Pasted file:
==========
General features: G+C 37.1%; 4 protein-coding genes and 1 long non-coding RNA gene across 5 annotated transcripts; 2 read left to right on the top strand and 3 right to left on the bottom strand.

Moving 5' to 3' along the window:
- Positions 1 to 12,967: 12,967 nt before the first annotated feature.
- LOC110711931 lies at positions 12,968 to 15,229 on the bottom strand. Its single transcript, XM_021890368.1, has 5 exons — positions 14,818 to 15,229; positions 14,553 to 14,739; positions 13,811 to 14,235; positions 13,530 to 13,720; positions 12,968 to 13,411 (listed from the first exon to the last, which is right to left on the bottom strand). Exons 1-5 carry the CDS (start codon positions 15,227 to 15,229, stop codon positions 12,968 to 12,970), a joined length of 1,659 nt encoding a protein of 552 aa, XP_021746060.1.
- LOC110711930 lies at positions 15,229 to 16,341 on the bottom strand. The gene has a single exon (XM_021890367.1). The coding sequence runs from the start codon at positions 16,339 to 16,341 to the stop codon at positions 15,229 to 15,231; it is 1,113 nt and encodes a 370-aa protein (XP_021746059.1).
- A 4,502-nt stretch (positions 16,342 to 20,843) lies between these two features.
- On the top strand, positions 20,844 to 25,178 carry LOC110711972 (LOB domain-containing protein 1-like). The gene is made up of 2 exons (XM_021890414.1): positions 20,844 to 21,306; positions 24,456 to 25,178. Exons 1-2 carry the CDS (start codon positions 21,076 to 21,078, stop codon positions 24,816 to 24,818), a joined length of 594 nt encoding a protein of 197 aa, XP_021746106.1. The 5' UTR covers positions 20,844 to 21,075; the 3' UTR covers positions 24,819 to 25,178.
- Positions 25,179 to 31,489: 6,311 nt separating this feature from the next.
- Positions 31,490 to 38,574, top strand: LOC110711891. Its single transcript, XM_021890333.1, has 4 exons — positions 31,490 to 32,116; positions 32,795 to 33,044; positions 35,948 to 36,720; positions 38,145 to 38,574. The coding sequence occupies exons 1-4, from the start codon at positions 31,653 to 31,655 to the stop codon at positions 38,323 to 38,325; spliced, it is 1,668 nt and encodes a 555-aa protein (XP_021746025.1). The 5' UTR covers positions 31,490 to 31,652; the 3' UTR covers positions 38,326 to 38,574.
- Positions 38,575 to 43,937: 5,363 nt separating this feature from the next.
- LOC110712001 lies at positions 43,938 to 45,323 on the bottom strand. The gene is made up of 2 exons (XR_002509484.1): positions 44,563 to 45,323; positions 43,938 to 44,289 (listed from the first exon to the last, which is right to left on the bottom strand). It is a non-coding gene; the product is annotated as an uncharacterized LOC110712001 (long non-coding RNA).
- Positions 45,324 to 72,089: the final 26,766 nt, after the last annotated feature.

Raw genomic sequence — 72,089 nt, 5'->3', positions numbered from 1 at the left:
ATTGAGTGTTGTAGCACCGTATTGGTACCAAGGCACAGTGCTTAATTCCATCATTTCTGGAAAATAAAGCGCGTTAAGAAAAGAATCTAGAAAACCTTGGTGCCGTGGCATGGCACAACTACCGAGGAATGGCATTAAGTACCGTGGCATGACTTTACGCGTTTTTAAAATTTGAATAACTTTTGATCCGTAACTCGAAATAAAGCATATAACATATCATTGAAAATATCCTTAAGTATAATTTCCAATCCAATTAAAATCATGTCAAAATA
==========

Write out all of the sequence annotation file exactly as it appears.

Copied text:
General features: G+C 37.1%; 4 protein-coding genes and 1 long non-coding RNA gene across 5 annotated transcripts; 2 read left to right on the top strand and 3 right to left on the bottom strand.

Moving 5' to 3' along the window:
- Positions 1 to 12,967: 12,967 nt before the first annotated feature.
- LOC110711931 lies at positions 12,968 to 15,229 on the bottom strand. Its single transcript, XM_021890368.1, has 5 exons — positions 14,818 to 15,229; positions 14,553 to 14,739; positions 13,811 to 14,235; positions 13,530 to 13,720; positions 12,968 to 13,411 (listed from the first exon to the last, which is right to left on the bottom strand). Exons 1-5 carry the CDS (start codon positions 15,227 to 15,229, stop codon positions 12,968 to 12,970), a joined length of 1,659 nt encoding a protein of 552 aa, XP_021746060.1.
- LOC110711930 lies at positions 15,229 to 16,341 on the bottom strand. The gene has a single exon (XM_021890367.1). The coding sequence runs from the start codon at positions 16,339 to 16,341 to the stop codon at positions 15,229 to 15,231; it is 1,113 nt and encodes a 370-aa protein (XP_021746059.1).
- A 4,502-nt stretch (positions 16,342 to 20,843) lies between these two features.
- On the top strand, positions 20,844 to 25,178 carry LOC110711972 (LOB domain-containing protein 1-like). The gene is made up of 2 exons (XM_021890414.1): positions 20,844 to 21,306; positions 24,456 to 25,178. Exons 1-2 carry the CDS (start codon positions 21,076 to 21,078, stop codon positions 24,816 to 24,818), a joined length of 594 nt encoding a protein of 197 aa, XP_021746106.1. The 5' UTR covers positions 20,844 to 21,075; the 3' UTR covers positions 24,819 to 25,178.
- Positions 25,179 to 31,489: 6,311 nt separating this feature from the next.
- Positions 31,490 to 38,574, top strand: LOC110711891. Its single transcript, XM_021890333.1, has 4 exons — positions 31,490 to 32,116; positions 32,795 to 33,044; positions 35,948 to 36,720; positions 38,145 to 38,574. The coding sequence occupies exons 1-4, from the start codon at positions 31,653 to 31,655 to the stop codon at positions 38,323 to 38,325; spliced, it is 1,668 nt and encodes a 555-aa protein (XP_021746025.1). The 5' UTR covers positions 31,490 to 31,652; the 3' UTR covers positions 38,326 to 38,574.
- Positions 38,575 to 43,937: 5,363 nt separating this feature from the next.
- LOC110712001 lies at positions 43,938 to 45,323 on the bottom strand. The gene is made up of 2 exons (XR_002509484.1): positions 44,563 to 45,323; positions 43,938 to 44,289 (listed from the first exon to the last, which is right to left on the bottom strand). It is a non-coding gene; the product is annotated as an uncharacterized LOC110712001 (long non-coding RNA).
- Positions 45,324 to 72,089: the final 26,766 nt, after the last annotated feature.

Raw genomic sequence — 72,089 nt, 5'->3', positions numbered from 1 at the left:
ATTGAGTGTTGTAGCACCGTATTGGTACCAAGGCACAGTGCTTAATTCCATCATTTCTGGAAAATAAAGCGCGTTAAGAAAAGAATCTAGAAAACCTTGGTGCCGTGGCATGGCACAACTACCGAGGAATGGCATTAAGTACCGTGGCATGACTTTACGCGTTTTTAAAATTTGAATAACTTTTGATCCGTAACTCGAAATAAAGCATATAACATATCATTGAAAATATCCTTAAGTATAATTTCCAATCCAATTAAAATCATGTCAAAATA